Z is fortunate

I called on a friend this afternoon and I’m feeling very fortunate, at this moment, not to be in her situation.

I don’t want to say too much as it’s not fair to talk about someone behind their back – all I can say is that her mother-in-law had a nasty accident a few weeks back and, after a period in hospital, she’s staying with her son and his wife (who is my friend: the son, while charming, is not someone I know very well) and needs someone on hand all the time. This is my friend (whom I think I’ll call MF from now on). She’s had to give up her two part-time jobs and her voluntary work and is devoting herself entirely to her dear ma-in-law. However dear, you can imagine how draining this is.

To add to this, her husband is working on a really important project that means a lot to his company and he needs both her support and complete peace and tranquillity when he’s at home.

He has a sister, but she seems a bit casual about the whole thing. I don’t think anyone in her family has a clue how exhausting and draining the whole thing is for MF. She is normally very sociable and energetic and she’s stuck at home all the time with the company of one elderly lady, and she’s not sure, at present, what the future holds.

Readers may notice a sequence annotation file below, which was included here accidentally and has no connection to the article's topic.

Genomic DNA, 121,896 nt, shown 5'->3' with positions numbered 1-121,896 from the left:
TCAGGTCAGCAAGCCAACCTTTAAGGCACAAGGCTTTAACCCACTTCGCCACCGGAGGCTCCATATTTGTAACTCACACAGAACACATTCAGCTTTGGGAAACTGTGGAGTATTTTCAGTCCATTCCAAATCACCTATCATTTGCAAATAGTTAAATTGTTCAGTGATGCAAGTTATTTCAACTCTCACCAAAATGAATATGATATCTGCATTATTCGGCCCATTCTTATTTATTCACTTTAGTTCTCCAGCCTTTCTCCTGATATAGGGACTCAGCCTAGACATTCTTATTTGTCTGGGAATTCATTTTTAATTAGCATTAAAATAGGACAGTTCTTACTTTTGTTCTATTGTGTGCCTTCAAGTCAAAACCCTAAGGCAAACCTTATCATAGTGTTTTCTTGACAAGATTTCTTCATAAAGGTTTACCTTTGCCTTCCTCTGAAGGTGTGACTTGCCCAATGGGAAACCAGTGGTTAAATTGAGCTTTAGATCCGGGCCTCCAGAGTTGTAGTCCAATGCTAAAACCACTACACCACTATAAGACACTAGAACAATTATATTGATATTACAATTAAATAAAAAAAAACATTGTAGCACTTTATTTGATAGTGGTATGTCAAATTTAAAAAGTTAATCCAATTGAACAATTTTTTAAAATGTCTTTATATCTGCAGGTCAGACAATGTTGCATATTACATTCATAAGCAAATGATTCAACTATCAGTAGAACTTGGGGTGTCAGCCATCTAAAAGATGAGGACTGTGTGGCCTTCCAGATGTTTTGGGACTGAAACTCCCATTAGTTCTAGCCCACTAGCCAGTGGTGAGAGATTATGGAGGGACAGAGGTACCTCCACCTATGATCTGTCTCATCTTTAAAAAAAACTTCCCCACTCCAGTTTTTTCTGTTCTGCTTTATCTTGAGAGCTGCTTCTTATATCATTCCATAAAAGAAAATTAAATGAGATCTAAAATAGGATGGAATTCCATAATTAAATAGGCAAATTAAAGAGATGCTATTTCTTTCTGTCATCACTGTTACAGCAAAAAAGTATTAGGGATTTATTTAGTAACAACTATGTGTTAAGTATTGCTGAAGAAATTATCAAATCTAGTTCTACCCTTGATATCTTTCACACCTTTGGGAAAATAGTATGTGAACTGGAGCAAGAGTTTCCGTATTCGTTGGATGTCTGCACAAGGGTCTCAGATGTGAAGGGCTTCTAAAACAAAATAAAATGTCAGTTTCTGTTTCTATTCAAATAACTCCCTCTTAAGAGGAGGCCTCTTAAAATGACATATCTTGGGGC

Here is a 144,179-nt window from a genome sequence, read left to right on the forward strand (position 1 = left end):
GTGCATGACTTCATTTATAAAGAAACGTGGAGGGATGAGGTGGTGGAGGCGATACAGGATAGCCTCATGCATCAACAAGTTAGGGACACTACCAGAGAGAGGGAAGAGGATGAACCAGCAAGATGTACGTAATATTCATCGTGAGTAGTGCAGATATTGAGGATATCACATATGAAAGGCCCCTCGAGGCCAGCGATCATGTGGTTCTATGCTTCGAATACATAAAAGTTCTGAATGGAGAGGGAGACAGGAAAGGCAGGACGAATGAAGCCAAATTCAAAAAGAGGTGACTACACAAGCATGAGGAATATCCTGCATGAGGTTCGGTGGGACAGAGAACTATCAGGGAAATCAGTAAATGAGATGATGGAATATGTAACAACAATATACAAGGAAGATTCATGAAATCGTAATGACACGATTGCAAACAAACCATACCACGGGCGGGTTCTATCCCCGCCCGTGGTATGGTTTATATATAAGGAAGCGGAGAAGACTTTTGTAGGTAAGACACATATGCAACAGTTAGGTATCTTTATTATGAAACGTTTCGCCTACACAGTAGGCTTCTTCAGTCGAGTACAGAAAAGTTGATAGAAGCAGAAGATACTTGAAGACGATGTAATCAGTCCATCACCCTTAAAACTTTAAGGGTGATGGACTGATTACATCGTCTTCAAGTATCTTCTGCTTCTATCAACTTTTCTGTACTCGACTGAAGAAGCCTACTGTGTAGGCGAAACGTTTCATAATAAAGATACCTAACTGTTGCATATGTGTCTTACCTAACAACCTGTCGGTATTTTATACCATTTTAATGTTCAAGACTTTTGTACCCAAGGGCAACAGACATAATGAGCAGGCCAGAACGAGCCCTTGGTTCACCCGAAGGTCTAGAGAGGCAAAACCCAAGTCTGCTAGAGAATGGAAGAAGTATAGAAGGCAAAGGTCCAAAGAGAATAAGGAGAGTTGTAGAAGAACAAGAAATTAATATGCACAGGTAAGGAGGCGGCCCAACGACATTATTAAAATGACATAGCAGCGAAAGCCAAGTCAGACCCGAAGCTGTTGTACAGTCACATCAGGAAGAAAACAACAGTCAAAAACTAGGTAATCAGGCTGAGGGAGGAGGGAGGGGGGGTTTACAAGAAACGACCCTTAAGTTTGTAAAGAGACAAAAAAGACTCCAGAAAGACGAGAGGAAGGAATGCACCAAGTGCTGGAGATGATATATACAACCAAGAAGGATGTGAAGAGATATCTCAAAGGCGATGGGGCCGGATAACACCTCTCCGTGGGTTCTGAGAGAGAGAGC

I was at the shop, making up a fruit basket as a small present for the invalid, when my mobile rang. It was B, asking me to help with interviews on Thursday morning. “I’ve got someone coming for lunch, I’d have to be home by noon at the latest”. “Oh, that’s all right,” said B airily,”the last interview is scheduled for 11 o’clock and if you make up your minds quite quickly you’ll be fine.”

Slight change of menu plan might be needed, and I’ll spend Wednesday slaving over the hot stove instead of Thursday morning. It’ll be fine. Interviews are fun (except those for headteachers, which are gruelling) and a fine friend is coming for lunch, so I have much to look forward to.

12 comments on “Z is fortunate

  1. Penny

    Yes, you are fortunate not to be in her situation, but she is fortunate to have you as a friend. For many friends, they feel fortunate as you do and give a little sympathy and sigh relief and move on from there. You care and it shows. You can make it easier for her just by being her friend. As I’m sure you do.

  2. jAMiE

    I too know what it’s like to be a caregiver…it is exhausting and also depressing as Dandelion mentioned…i wish your friend well, she needs all the support she can get.

  3. Dave

    The beans on toast comment, on re-reading, could be interpreted as cheekily suggesting that’s all Z is going to knock-up for her guest.

    What I meant was that any guest at z’s house would be delighted at whatever they were given to eat, and wouldn’t expect her to go to great lengths at such a busy time of year, when it is the company that counts.

  4. Z

    And when someone can’t get about and is unwell, however outward-looking they normally are, they become completely self-centred, which can make it even harder for the carer.

    Dave, you are charm personified. And it is the company that counts.

    And thanks, everyone.


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